First off – this post talks more on existing product managers looking for a new opportunity and how best to approach it.
For anyone looking to become a product manager for the first time, coming from sales engineering, development, support or training – congrats! You’re in for a crazy ride and one of the most fulfilling careers you could ask for. You may find what comes next as a glimpse into your future, but there are many great articles focused more on becoming a new product manager. I highly suggest googling them and starting there.
Now, on to finding a product management job you’ll love, how to get hired for that position, and some tips based on my own personal experiences.
If you’re like me, you may not have a single reason that “broke the camel’s back”, but rather a list of medium-sized reasons to find a new job. For me the triggers are:
- Reached a plateau in learning – you’re doing a great job, things are going well, but you’re not expanding your knowledge – not learning anything new
- Getting bored – it’s just not as exciting as it used to be
- Worried about the time warp – basically you can see yourself blinking and losing 5 years at the company without any significant changes
Once you’ve identified the reasons to move, you may or may not actively start looking. At a start-up I once worked at, one day the doors closed and there was no surer kick in the ass way to get me to look for a job. But many times you simply start exploring what’s out there – as product managers we always monitor the market – the job market is exactly the same.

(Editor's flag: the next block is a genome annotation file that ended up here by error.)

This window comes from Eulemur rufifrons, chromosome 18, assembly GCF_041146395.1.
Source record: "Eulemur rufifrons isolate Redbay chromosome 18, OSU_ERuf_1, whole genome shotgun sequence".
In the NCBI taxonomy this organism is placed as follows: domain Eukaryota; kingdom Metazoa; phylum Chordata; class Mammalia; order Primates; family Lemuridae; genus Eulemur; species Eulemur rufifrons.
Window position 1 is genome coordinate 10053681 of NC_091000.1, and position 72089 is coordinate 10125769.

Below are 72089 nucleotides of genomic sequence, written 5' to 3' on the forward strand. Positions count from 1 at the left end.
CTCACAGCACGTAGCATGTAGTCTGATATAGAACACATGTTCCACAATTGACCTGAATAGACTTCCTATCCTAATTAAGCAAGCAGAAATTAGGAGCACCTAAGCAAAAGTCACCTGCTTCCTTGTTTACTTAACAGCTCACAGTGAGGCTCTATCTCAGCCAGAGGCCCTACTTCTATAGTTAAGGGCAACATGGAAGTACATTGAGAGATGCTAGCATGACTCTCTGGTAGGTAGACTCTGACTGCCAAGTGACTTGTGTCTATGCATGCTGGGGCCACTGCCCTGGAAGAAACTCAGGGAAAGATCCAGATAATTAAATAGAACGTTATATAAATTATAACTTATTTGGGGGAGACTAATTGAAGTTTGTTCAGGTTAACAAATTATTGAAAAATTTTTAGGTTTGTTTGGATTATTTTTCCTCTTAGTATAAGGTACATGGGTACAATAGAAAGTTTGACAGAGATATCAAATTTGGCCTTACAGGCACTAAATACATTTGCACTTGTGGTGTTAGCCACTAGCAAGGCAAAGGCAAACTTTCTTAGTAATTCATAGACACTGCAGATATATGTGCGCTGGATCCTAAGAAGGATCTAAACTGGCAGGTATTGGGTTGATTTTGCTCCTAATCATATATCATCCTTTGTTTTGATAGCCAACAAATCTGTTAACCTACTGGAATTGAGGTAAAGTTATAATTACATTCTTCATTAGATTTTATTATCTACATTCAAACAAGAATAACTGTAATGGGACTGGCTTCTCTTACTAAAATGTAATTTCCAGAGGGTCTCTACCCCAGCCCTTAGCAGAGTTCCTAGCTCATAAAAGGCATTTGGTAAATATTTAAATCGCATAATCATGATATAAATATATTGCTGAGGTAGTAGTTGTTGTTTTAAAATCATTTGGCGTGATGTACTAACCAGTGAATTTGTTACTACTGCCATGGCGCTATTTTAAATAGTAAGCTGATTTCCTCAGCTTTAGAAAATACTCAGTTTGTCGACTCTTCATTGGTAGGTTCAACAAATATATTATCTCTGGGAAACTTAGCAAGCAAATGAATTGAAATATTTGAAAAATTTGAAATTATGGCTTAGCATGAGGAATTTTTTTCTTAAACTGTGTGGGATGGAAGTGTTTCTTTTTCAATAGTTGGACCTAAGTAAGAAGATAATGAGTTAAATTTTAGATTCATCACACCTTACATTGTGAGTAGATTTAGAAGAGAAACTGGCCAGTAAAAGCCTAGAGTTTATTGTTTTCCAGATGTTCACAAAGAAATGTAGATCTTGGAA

Here’s a few tips on how to get hired as a product manager (senior, director or VP)
Tip 1 – A cold network is a dead network
Keep it warm!
Everyone talks about networking as so important. I agree. But nothing smells so much of desperation and denial as someone who blasts their contacts and network looking for a job *only when they need one*. This is like your best friend who suddenly finds himself a girlfriend/boyfriend and suddenly drops off the face of the planet, only to come crawling back months later asking to do shooters at the local bar to forget all about their nightmare. Unlike your best friend, your professional network is not that invested in your happiness. They are though the most valuable resources for job seeking. I read a blog post once (
which I can’t remember, wait here it is: http://www.mattmcwilliams.com/maintaining-a-warm-network/) that goes into a pretty detailed way of keeping your network warm. I don’t do half of the things he mentions, but almost all of them are effective.
How does this apply to product management: Product managers are this wonderful mix of socially competent, business savvy, technology experts (i.e. Can wear a thinkgeek.com card reader yet still impress clients during sales presentations). We love networking, associations and clubs. Use this to meet more product managers inside and outside your industry.
Tip 2 – LinkedIn is your gateway to the world
Keep it updated!